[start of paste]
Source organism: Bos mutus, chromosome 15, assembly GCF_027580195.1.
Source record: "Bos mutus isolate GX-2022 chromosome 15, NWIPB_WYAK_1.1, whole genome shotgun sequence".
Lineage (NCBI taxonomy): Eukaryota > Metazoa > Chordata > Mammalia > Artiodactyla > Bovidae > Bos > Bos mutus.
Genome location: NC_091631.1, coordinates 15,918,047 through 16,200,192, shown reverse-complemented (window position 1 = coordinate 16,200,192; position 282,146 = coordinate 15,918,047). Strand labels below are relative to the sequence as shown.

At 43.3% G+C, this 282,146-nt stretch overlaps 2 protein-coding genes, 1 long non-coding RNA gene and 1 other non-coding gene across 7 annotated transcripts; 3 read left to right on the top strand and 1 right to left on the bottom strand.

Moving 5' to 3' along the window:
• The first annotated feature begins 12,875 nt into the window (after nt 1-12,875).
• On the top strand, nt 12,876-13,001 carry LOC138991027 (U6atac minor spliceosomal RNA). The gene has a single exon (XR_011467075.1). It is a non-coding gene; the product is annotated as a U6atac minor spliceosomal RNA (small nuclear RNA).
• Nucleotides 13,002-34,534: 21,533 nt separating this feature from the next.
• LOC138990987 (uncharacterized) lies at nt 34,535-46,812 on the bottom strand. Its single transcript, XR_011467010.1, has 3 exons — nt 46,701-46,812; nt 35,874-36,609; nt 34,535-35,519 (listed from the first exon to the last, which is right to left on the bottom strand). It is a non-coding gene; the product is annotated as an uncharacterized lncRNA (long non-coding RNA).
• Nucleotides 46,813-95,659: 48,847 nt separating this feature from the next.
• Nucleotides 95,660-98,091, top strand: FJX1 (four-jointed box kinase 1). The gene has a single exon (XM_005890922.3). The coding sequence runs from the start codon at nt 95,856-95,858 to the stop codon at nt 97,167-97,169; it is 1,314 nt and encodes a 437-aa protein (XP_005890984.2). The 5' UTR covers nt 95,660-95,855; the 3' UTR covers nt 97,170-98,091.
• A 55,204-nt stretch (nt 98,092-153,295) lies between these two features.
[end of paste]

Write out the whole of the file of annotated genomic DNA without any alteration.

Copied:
Source organism: Bos mutus, chromosome 15, assembly GCF_027580195.1.
Source record: "Bos mutus isolate GX-2022 chromosome 15, NWIPB_WYAK_1.1, whole genome shotgun sequence".
Lineage (NCBI taxonomy): Eukaryota > Metazoa > Chordata > Mammalia > Artiodactyla > Bovidae > Bos > Bos mutus.
Genome location: NC_091631.1, coordinates 15,918,047 through 16,200,192, shown reverse-complemented (window position 1 = coordinate 16,200,192; position 282,146 = coordinate 15,918,047). Strand labels below are relative to the sequence as shown.

At 43.3% G+C, this 282,146-nt stretch overlaps 2 protein-coding genes, 1 long non-coding RNA gene and 1 other non-coding gene across 7 annotated transcripts; 3 read left to right on the top strand and 1 right to left on the bottom strand.

Moving 5' to 3' along the window:
• The first annotated feature begins 12,875 nt into the window (after nt 1-12,875).
• On the top strand, nt 12,876-13,001 carry LOC138991027 (U6atac minor spliceosomal RNA). The gene has a single exon (XR_011467075.1). It is a non-coding gene; the product is annotated as a U6atac minor spliceosomal RNA (small nuclear RNA).
• Nucleotides 13,002-34,534: 21,533 nt separating this feature from the next.
• LOC138990987 (uncharacterized) lies at nt 34,535-46,812 on the bottom strand. Its single transcript, XR_011467010.1, has 3 exons — nt 46,701-46,812; nt 35,874-36,609; nt 34,535-35,519 (listed from the first exon to the last, which is right to left on the bottom strand). It is a non-coding gene; the product is annotated as an uncharacterized lncRNA (long non-coding RNA).
• Nucleotides 46,813-95,659: 48,847 nt separating this feature from the next.
• Nucleotides 95,660-98,091, top strand: FJX1 (four-jointed box kinase 1). The gene has a single exon (XM_005890922.3). The coding sequence runs from the start codon at nt 95,856-95,858 to the stop codon at nt 97,167-97,169; it is 1,314 nt and encodes a 437-aa protein (XP_005890984.2). The 5' UTR covers nt 95,660-95,855; the 3' UTR covers nt 97,170-98,091.
• A 55,204-nt stretch (nt 98,092-153,295) lies between these two features.